DAY 10 – BMW

A tiny car in the BMW museum

A tiny car in the BMW museum

DAY 11 – BMW

The BMW excursion was a nice introduction into the marketing and advertising part of our trip. Even though I don’t know much about cars, let alone marketing, I was able to understand the overview of the company, strategies and new products because of how simply and concisely they were presented.

One of the first things they did was explain BMW’s target audiences across the world. I thought it was interesting that its marketing strategy for the spread out cities in the United States is different from that of the crowded cities in Europe. I never realized how many different factors, such as gas prices and even the electrical stability of a country, which a company would have to take in when trying to sell such a complex product in completely different environments.

I also thought that BMW presented its new “innovative” products in a very confident, yet humble manner. The attitude contrasted with that of Die Welt’s where they repeatedly boasted all of the newspapers accomplishments. With BMW, we were presented with the impact the innovation would have on consumers and how it would benefit society and the environment as a whole.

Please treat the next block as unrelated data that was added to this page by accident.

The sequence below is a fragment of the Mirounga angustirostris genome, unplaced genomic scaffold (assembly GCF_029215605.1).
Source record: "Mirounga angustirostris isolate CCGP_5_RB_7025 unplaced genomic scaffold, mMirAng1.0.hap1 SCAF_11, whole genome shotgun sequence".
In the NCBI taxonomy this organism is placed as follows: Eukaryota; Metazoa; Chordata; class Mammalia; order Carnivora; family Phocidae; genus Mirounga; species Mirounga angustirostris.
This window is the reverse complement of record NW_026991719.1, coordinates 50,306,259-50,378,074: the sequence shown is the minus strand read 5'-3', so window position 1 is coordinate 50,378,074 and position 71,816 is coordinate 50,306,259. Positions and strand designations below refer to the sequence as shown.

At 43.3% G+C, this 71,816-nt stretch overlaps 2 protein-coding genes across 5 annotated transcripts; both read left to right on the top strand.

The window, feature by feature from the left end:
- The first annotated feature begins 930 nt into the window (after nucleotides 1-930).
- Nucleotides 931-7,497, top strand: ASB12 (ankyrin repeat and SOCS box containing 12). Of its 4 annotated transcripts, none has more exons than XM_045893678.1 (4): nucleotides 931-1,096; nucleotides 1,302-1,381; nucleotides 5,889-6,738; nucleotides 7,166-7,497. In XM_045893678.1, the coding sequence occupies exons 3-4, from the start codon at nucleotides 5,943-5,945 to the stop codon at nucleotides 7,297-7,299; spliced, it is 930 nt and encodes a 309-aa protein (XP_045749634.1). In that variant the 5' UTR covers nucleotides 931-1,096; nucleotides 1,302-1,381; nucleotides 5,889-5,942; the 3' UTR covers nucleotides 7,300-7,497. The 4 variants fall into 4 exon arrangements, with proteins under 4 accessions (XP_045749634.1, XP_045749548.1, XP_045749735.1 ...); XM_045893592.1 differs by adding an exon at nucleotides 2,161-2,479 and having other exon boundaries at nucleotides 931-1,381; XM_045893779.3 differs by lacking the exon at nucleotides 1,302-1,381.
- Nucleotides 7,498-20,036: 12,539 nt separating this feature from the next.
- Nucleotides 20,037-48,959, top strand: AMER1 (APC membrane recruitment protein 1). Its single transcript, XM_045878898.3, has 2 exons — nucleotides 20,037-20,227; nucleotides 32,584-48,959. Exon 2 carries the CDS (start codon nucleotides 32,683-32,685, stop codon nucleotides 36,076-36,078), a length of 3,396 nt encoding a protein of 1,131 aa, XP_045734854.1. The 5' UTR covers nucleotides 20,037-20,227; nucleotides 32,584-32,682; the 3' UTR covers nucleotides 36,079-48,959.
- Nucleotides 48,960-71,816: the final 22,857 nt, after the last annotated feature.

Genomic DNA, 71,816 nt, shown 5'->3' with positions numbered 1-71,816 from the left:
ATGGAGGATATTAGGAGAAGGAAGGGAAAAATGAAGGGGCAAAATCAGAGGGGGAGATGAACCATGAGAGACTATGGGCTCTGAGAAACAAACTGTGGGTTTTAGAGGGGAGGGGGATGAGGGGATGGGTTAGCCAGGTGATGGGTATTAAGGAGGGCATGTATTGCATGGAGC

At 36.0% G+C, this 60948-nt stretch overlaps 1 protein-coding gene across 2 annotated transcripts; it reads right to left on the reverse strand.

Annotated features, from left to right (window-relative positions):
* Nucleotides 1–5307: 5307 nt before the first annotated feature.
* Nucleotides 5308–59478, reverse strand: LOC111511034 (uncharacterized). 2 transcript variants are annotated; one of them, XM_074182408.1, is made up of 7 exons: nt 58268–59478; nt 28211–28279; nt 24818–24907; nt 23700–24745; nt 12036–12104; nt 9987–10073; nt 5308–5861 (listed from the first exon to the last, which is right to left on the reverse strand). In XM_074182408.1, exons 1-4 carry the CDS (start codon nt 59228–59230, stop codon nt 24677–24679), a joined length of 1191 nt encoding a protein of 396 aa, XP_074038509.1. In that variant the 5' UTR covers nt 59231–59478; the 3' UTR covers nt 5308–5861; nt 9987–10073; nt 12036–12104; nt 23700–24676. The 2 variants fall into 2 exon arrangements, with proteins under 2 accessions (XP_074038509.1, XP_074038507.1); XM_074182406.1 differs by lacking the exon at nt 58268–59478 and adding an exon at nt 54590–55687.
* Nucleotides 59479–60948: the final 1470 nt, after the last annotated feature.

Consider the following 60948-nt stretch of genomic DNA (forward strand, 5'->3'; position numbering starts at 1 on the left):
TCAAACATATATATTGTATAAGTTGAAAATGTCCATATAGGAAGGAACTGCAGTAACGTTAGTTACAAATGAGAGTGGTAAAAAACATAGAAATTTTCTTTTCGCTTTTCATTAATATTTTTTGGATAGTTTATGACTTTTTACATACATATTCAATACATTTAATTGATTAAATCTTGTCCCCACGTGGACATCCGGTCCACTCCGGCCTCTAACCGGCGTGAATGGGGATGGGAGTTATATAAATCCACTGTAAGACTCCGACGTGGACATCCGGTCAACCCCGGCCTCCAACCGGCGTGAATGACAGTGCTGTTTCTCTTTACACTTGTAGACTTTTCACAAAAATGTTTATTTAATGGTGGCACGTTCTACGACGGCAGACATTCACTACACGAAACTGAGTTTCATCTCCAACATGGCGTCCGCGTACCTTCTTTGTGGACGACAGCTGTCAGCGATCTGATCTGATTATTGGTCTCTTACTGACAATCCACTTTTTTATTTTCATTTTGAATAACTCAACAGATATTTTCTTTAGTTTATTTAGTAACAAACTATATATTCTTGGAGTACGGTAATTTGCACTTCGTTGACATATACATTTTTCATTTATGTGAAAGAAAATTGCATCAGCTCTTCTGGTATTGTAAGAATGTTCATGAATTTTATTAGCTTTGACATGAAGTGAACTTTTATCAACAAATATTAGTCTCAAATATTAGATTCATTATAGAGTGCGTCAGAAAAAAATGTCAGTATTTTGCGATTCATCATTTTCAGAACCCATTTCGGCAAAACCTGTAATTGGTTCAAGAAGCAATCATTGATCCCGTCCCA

Speaking of benefits for the environment, it amazes me so much how much more “green” Germany is than the United States. On our train rides, I always see neighborhoods with each house having solar panels on the roofs. The folks at BMW also mentioned that Angela Merkel wanted to have more electrical cars in the near future, which brings up my next interesting highlight.

Marketing involves politics. I always knew that, but I never had a class on marketing so it was never made completely obvious. I thought it was so interesting how BMW talks with the government about the economics of transportation. It makes me feel like BMW is not just a monster company all for itself, but it also cares about society.

I saw a similarity between BMW and Süddeutsche Zeitung that they both make sacrifices to be the best of the best. BMW sells because it offers “premium” quality and the newspaper survives off of top-notch quality content. These are aspects to which consumers can become loyal.

To end the day the museum was an eye-opener and a lot of fun. I enjoyed seeing all of the super old cars and learning about their history. I’m sure my dad, who is a car buff, will really enjoy the pics!